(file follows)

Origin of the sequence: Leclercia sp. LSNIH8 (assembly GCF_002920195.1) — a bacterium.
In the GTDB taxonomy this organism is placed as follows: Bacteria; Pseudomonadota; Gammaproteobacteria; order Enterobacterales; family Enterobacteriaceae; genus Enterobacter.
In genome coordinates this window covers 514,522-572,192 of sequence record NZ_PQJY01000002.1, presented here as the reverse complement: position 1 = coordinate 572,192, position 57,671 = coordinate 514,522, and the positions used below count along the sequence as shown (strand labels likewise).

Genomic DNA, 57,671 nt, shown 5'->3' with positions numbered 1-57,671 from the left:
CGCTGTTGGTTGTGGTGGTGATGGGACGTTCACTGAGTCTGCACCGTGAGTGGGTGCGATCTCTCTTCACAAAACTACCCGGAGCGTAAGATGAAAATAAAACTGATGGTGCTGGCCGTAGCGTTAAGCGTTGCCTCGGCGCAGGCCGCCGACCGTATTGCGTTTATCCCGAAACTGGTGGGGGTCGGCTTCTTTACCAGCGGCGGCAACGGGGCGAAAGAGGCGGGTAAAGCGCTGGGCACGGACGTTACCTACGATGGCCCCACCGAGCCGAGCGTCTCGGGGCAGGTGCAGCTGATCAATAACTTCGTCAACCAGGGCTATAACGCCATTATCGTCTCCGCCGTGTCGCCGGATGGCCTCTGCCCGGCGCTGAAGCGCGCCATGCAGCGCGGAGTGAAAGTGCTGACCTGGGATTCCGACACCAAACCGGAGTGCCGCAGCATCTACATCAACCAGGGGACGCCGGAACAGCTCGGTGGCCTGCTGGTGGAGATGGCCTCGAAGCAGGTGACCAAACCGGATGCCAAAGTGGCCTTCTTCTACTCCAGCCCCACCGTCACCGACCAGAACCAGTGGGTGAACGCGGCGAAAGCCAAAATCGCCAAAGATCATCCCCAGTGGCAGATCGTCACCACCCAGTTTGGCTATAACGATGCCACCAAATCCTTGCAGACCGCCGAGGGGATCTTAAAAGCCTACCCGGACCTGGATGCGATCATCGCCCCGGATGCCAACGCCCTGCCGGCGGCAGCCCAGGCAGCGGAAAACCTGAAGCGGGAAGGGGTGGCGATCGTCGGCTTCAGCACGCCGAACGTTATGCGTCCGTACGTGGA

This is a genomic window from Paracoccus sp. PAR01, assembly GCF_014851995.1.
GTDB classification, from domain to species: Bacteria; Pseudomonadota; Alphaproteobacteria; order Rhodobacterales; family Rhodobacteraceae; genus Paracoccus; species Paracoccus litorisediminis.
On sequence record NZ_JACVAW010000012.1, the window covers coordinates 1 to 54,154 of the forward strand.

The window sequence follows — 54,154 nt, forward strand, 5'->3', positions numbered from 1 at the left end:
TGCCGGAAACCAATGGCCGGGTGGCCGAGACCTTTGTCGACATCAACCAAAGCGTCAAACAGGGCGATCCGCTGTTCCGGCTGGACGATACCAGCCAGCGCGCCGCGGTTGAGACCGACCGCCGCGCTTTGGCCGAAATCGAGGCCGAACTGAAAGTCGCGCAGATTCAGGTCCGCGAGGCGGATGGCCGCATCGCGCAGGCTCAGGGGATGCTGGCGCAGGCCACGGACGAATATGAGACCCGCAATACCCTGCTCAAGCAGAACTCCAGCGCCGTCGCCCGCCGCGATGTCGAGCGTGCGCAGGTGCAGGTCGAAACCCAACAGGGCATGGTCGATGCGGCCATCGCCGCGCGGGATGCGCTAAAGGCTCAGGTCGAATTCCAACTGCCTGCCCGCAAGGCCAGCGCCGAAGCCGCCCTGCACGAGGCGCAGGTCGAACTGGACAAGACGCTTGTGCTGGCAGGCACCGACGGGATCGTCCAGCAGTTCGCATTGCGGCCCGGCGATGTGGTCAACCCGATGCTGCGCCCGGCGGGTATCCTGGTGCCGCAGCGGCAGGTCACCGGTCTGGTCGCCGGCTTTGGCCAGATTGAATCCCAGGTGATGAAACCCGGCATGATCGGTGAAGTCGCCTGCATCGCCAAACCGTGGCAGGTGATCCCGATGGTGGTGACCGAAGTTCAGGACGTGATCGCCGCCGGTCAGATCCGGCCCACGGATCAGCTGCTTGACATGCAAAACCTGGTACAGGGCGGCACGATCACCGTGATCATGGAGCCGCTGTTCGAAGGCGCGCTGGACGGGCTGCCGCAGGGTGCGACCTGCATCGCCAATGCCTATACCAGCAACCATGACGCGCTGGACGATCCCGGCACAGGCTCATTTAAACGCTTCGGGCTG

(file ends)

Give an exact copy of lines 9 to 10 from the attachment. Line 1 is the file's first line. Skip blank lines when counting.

The window sequence follows — 54,154 nt, forward strand, 5'->3', positions numbered from 1 at the left end:
TGCCGGAAACCAATGGCCGGGTGGCCGAGACCTTTGTCGACATCAACCAAAGCGTCAAACAGGGCGATCCGCTGTTCCGGCTGGACGATACCAGCCAGCGCGCCGCGGTTGAGACCGACCGCCGCGCTTTGGCCGAAATCGAGGCCGAACTGAAAGTCGCGCAGATTCAGGTCCGCGAGGCGGATGGCCGCATCGCGCAGGCTCAGGGGATGCTGGCGCAGGCCACGGACGAATATGAGACCCGCAATACCCTGCTCAAGCAGAACTCCAGCGCCGTCGCCCGCCGCGATGTCGAGCGTGCGCAGGTGCAGGTCGAAACCCAACAGGGCATGGTCGATGCGGCCATCGCCGCGCGGGATGCGCTAAAGGCTCAGGTCGAATTCCAACTGCCTGCCCGCAAGGCCAGCGCCGAAGCCGCCCTGCACGAGGCGCAGGTCGAACTGGACAAGACGCTTGTGCTGGCAGGCACCGACGGGATCGTCCAGCAGTTCGCATTGCGGCCCGGCGATGTGGTCAACCCGATGCTGCGCCCGGCGGGTATCCTGGTGCCGCAGCGGCAGGTCACCGGTCTGGTCGCCGGCTTTGGCCAGATTGAATCCCAGGTGATGAAACCCGGCATGATCGGTGAAGTCGCCTGCATCGCCAAACCGTGGCAGGTGATCCCGATGGTGGTGACCGAAGTTCAGGACGTGATCGCCGCCGGTCAGATCCGGCCCACGGATCAGCTGCTTGACATGCAAAACCTGGTACAGGGCGGCACGATCACCGTGATCATGGAGCCGCTGTTCGAAGGCGCGCTGGACGGGCTGCCGCAGGGTGCGACCTGCATCGCCAATGCCTATACCAGCAACCATGACGCGCTGGACGATCCCGGCACAGGCTCATTTAAACGCTTCGGGCTG